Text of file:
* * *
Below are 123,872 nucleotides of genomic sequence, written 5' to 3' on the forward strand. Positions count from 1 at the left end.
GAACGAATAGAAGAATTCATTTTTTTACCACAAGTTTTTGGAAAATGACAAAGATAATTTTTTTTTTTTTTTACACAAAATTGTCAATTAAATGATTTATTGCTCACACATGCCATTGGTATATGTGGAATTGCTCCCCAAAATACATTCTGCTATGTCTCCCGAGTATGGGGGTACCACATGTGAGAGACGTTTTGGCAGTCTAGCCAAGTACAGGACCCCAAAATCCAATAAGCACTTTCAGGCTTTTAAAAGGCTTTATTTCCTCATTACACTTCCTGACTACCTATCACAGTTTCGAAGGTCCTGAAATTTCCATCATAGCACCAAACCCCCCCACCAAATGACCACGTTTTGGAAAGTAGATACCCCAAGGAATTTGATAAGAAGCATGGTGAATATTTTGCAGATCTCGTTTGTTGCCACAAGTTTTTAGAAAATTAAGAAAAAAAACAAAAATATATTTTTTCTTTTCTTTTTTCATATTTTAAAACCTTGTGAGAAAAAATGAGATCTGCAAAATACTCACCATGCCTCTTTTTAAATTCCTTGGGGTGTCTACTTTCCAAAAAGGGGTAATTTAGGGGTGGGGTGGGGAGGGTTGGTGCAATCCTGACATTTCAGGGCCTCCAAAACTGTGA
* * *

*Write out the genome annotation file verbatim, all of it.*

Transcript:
Below are 123,872 nucleotides of genomic sequence, written 5' to 3' on the forward strand. Positions count from 1 at the left end.
GAACGAATAGAAGAATTCATTTTTTTACCACAAGTTTTTGGAAAATGACAAAGATAATTTTTTTTTTTTTTTACACAAAATTGTCAATTAAATGATTTATTGCTCACACATGCCATTGGTATATGTGGAATTGCTCCCCAAAATACATTCTGCTATGTCTCCCGAGTATGGGGGTACCACATGTGAGAGACGTTTTGGCAGTCTAGCCAAGTACAGGACCCCAAAATCCAATAAGCACTTTCAGGCTTTTAAAAGGCTTTATTTCCTCATTACACTTCCTGACTACCTATCACAGTTTCGAAGGTCCTGAAATTTCCATCATAGCACCAAACCCCCCCACCAAATGACCACGTTTTGGAAAGTAGATACCCCAAGGAATTTGATAAGAAGCATGGTGAATATTTTGCAGATCTCGTTTGTTGCCACAAGTTTTTAGAAAATTAAGAAAAAAAACAAAAATATATTTTTTCTTTTCTTTTTTCATATTTTAAAACCTTGTGAGAAAAAATGAGATCTGCAAAATACTCACCATGCCTCTTTTTAAATTCCTTGGGGTGTCTACTTTCCAAAAAGGGGTAATTTAGGGGTGGGGTGGGGAGGGTTGGTGCAATCCTGACATTTCAGGGCCTCCAAAACTGTGA